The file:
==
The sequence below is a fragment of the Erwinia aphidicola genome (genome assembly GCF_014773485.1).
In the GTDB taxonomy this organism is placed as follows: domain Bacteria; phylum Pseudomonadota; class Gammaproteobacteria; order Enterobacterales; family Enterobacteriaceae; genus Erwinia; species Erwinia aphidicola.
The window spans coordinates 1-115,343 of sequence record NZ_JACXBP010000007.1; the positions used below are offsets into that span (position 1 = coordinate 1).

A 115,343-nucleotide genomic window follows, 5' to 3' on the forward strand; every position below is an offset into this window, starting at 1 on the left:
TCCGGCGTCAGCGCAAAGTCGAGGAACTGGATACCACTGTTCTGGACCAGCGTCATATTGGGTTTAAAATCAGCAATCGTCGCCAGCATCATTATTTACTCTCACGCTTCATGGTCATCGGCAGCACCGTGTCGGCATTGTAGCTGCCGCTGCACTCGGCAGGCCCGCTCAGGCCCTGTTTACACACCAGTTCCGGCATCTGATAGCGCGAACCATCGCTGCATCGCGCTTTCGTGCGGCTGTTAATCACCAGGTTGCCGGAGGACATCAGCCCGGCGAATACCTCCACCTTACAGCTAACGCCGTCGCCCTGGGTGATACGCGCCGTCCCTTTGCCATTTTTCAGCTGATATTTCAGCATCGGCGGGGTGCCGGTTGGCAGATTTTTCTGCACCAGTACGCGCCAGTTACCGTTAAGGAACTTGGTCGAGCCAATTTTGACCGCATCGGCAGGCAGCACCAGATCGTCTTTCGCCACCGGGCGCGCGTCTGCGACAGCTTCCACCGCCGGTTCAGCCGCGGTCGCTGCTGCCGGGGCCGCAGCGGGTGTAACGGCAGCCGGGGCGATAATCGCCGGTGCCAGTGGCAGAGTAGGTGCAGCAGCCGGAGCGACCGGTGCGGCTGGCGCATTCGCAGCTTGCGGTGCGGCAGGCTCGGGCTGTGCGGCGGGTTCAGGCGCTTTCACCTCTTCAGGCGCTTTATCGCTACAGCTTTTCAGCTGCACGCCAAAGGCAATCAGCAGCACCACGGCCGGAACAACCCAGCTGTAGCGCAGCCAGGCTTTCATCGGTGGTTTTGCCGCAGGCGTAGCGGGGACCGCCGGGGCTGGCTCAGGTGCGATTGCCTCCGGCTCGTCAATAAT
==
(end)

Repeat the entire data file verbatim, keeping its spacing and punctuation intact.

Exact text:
The sequence below is a fragment of the Erwinia aphidicola genome (genome assembly GCF_014773485.1).
In the GTDB taxonomy this organism is placed as follows: domain Bacteria; phylum Pseudomonadota; class Gammaproteobacteria; order Enterobacterales; family Enterobacteriaceae; genus Erwinia; species Erwinia aphidicola.
The window spans coordinates 1-115,343 of sequence record NZ_JACXBP010000007.1; the positions used below are offsets into that span (position 1 = coordinate 1).

A 115,343-nucleotide genomic window follows, 5' to 3' on the forward strand; every position below is an offset into this window, starting at 1 on the left:
TCCGGCGTCAGCGCAAAGTCGAGGAACTGGATACCACTGTTCTGGACCAGCGTCATATTGGGTTTAAAATCAGCAATCGTCGCCAGCATCATTATTTACTCTCACGCTTCATGGTCATCGGCAGCACCGTGTCGGCATTGTAGCTGCCGCTGCACTCGGCAGGCCCGCTCAGGCCCTGTTTACACACCAGTTCCGGCATCTGATAGCGCGAACCATCGCTGCATCGCGCTTTCGTGCGGCTGTTAATCACCAGGTTGCCGGAGGACATCAGCCCGGCGAATACCTCCACCTTACAGCTAACGCCGTCGCCCTGGGTGATACGCGCCGTCCCTTTGCCATTTTTCAGCTGATATTTCAGCATCGGCGGGGTGCCGGTTGGCAGATTTTTCTGCACCAGTACGCGCCAGTTACCGTTAAGGAACTTGGTCGAGCCAATTTTGACCGCATCGGCAGGCAGCACCAGATCGTCTTTCGCCACCGGGCGCGCGTCTGCGACAGCTTCCACCGCCGGTTCAGCCGCGGTCGCTGCTGCCGGGGCCGCAGCGGGTGTAACGGCAGCCGGGGCGATAATCGCCGGTGCCAGTGGCAGAGTAGGTGCAGCAGCCGGAGCGACCGGTGCGGCTGGCGCATTCGCAGCTTGCGGTGCGGCAGGCTCGGGCTGTGCGGCGGGTTCAGGCGCTTTCACCTCTTCAGGCGCTTTATCGCTACAGCTTTTCAGCTGCACGCCAAAGGCAATCAGCAGCACCACGGCCGGAACAACCCAGCTGTAGCGCAGCCAGGCTTTCATCGGTGGTTTTGCCGCAGGCGTAGCGGGGACCGCCGGGGCTGGCTCAGGTGCGATTGCCTCCGGCTCGTCAATAAT